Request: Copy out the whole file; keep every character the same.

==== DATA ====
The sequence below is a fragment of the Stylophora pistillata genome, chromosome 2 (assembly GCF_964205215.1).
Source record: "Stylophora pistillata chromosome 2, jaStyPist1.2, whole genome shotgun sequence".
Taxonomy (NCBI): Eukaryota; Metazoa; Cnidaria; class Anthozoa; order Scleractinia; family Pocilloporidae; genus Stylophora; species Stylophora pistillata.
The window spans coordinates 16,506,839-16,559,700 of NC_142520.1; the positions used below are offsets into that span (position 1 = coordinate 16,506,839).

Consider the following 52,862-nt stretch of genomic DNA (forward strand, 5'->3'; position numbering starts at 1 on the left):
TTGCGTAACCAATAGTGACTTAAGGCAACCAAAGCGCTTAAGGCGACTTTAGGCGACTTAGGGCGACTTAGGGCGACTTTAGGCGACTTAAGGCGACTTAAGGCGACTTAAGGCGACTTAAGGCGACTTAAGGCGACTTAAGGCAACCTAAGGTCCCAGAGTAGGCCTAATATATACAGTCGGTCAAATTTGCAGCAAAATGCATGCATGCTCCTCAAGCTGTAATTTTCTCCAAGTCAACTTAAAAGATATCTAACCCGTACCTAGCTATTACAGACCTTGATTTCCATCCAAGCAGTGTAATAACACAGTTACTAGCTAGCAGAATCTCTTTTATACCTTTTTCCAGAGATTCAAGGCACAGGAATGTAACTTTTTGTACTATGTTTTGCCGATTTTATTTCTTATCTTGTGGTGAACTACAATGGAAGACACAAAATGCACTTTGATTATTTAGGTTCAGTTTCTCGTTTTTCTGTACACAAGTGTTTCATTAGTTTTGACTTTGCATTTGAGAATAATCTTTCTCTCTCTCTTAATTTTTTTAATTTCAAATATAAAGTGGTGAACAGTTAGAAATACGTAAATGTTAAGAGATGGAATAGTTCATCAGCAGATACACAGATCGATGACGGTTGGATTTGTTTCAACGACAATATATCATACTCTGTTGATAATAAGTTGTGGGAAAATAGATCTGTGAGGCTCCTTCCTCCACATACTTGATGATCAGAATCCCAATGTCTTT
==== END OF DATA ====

The sequence below is a fragment of the Stylophora pistillata genome, chromosome 2 (assembly GCF_964205215.1).
Source record: "Stylophora pistillata chromosome 2, jaStyPist1.2, whole genome shotgun sequence".
Taxonomy (NCBI): Eukaryota; Metazoa; Cnidaria; class Anthozoa; order Scleractinia; family Pocilloporidae; genus Stylophora; species Stylophora pistillata.
The window spans coordinates 16,506,839-16,559,700 of NC_142520.1; the positions used below are offsets into that span (position 1 = coordinate 16,506,839).

Consider the following 52,862-nt stretch of genomic DNA (forward strand, 5'->3'; position numbering starts at 1 on the left):
TTGCGTAACCAATAGTGACTTAAGGCAACCAAAGCGCTTAAGGCGACTTTAGGCGACTTAGGGCGACTTAGGGCGACTTTAGGCGACTTAAGGCGACTTAAGGCGACTTAAGGCGACTTAAGGCGACTTAAGGCGACTTAAGGCAACCTAAGGTCCCAGAGTAGGCCTAATATATACAGTCGGTCAAATTTGCAGCAAAATGCATGCATGCTCCTCAAGCTGTAATTTTCTCCAAGTCAACTTAAAAGATATCTAACCCGTACCTAGCTATTACAGACCTTGATTTCCATCCAAGCAGTGTAATAACACAGTTACTAGCTAGCAGAATCTCTTTTATACCTTTTTCCAGAGATTCAAGGCACAGGAATGTAACTTTTTGTACTATGTTTTGCCGATTTTATTTCTTATCTTGTGGTGAACTACAATGGAAGACACAAAATGCACTTTGATTATTTAGGTTCAGTTTCTCGTTTTTCTGTACACAAGTGTTTCATTAGTTTTGACTTTGCATTTGAGAATAATCTTTCTCTCTCTCTTAATTTTTTTAATTTCAAATATAAAGTGGTGAACAGTTAGAAATACGTAAATGTTAAGAGATGGAATAGTTCATCAGCAGATACACAGATCGATGACGGTTGGATTTGTTTCAACGACAATATATCATACTCTGTTGATAATAAGTTGTGGGAAAATAGATCTGTGAGGCTCCTTCCTCCACATACTTGATGATCAGAATCCCAATGTCTTT